Many of the world's leading CEOs, including Larry Page (Google), Tim Cook (Apple), Jeff Bezos (Amazon) and Mary Barra (General Motors) are engineering graduates.
For Professor Keates this is not surprising. He believes engineers have just the qualities and mindset to take the helm. These qualities include being well grounded, tenacious, a focus on process and detail and the ability to keep a cool head when faced with challenges.
However, schools don't teach engineering at A-level. So many pupils, and their teachers, are not fully aware of the range of careers available or what many of the newer engineering degrees entail.
In addition to their robot outreach campaign, Professor Keates and his team regularly hold open days and activities with schools to introduce students and careers staff to the many possibilities available.
Taking advantage of the university's investment in integrated engineering labs and robotics suite, new degrees are offering undergraduates and postgraduates the opportunity to be at the forefront of rapidly growing fields.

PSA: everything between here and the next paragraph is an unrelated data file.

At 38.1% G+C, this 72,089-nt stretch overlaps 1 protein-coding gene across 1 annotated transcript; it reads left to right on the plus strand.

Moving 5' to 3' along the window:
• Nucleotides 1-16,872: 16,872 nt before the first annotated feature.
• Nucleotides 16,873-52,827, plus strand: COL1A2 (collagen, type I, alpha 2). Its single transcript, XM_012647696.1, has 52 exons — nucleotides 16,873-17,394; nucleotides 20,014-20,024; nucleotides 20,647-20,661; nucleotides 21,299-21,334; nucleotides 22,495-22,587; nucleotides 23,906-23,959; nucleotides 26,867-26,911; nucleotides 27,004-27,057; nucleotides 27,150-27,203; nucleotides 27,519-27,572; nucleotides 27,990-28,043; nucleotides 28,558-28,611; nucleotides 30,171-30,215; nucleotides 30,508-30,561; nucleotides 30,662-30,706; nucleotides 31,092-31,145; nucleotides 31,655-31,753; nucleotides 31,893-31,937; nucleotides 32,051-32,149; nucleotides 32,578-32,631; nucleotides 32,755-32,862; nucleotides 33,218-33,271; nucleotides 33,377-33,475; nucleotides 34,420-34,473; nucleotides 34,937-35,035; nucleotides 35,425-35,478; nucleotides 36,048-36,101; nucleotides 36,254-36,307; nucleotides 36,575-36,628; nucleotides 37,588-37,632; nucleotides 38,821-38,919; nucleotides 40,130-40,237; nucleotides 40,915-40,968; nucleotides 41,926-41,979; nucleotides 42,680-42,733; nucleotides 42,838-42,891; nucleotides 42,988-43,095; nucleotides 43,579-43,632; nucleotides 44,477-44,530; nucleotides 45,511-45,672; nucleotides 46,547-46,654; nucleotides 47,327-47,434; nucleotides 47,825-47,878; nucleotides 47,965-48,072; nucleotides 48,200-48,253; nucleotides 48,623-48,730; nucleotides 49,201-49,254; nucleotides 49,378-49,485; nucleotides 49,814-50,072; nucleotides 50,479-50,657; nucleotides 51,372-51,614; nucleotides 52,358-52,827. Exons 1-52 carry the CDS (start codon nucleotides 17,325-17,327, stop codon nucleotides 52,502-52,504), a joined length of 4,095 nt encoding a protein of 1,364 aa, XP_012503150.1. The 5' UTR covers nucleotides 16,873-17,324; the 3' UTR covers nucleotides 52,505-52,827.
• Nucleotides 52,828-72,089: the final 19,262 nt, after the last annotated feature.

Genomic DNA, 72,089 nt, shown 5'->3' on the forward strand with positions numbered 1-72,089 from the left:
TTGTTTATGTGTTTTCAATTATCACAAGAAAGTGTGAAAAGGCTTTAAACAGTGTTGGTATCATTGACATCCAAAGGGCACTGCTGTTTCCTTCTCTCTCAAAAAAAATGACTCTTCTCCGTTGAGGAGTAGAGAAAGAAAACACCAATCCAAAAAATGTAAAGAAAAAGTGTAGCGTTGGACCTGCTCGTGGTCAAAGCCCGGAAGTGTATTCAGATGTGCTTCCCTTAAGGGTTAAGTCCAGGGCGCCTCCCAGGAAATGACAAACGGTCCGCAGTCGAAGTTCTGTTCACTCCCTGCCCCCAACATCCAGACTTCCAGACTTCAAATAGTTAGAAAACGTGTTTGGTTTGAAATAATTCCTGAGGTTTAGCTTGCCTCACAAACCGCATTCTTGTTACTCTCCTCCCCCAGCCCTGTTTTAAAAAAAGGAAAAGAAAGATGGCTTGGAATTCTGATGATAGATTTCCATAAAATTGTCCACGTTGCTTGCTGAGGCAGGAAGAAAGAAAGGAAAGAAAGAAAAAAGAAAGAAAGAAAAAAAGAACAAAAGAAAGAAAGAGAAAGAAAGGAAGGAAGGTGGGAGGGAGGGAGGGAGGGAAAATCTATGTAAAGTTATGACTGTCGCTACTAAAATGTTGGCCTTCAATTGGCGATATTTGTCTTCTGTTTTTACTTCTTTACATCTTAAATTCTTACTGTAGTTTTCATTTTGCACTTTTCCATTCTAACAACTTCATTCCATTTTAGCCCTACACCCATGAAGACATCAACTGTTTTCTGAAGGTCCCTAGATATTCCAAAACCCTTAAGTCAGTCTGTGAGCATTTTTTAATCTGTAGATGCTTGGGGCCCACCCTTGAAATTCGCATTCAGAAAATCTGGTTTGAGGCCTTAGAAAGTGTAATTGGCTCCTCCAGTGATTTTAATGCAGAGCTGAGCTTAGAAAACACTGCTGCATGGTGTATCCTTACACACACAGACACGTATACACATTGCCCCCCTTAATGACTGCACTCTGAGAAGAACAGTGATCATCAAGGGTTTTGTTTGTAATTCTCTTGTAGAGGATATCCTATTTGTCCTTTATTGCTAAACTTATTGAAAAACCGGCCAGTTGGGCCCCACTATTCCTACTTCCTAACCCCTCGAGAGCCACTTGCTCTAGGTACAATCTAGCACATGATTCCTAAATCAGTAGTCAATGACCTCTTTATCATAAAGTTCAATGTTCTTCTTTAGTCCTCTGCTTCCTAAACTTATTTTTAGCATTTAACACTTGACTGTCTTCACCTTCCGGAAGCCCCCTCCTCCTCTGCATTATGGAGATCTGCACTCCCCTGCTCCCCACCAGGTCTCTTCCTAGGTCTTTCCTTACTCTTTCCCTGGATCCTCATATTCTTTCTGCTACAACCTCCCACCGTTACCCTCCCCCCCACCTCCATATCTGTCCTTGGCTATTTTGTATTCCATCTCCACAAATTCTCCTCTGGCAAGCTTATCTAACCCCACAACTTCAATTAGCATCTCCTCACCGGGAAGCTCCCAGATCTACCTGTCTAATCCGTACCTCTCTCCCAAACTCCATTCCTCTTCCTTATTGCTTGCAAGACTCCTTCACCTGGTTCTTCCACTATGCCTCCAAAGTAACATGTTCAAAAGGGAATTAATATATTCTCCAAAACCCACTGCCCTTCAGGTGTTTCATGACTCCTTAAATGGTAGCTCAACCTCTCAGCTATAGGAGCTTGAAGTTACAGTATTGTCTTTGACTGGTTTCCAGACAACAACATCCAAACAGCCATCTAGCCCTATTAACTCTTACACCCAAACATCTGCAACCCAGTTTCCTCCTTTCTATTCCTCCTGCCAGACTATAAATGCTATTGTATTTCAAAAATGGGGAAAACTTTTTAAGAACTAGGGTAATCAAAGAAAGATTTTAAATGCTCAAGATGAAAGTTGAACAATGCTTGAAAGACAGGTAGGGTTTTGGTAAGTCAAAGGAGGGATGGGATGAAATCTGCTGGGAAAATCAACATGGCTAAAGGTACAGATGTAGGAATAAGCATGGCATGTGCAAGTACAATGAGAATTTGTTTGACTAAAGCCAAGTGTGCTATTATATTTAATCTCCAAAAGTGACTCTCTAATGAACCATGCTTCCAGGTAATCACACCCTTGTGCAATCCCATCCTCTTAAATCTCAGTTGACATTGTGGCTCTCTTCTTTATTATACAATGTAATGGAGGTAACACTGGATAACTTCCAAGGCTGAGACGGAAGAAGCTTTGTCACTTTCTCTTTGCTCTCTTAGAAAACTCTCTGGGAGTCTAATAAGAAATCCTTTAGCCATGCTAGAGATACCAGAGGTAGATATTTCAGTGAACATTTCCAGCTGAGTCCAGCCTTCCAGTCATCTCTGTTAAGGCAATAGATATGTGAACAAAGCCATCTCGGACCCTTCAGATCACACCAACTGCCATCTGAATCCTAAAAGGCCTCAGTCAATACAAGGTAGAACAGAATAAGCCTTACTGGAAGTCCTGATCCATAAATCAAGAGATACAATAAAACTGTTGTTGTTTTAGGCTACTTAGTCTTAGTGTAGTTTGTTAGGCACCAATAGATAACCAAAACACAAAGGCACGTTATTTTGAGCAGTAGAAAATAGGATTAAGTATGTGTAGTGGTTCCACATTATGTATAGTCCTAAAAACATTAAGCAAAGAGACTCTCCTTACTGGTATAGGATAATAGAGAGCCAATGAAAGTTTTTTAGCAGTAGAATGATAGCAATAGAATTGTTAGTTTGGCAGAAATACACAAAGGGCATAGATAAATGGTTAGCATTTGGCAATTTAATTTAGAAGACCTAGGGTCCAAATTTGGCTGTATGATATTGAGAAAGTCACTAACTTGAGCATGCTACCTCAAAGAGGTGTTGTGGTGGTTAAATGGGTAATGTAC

The university has also taken an innovative approach ensuring all undergraduates experience the full range of engineering disciplines during the first year of their degree programme before specialising.
Meanwhile, school and college leavers keen on an engineering careers who have not taken quite the right combination of A-levels to apply directly for an engineering degree course, can consider applying for four-year extended engineering programmes.
New degrees for growing markets
Businesses are crying out for professional engineers and many young people are keen to put their own ideas into practice as 21st century entrepreneurs.
Three new undergraduate degrees, for school and college leavers alongside mature applicants, and three new postgraduate programmes are designed to position Greenwich engineering students ahead of the game in gaining top jobs.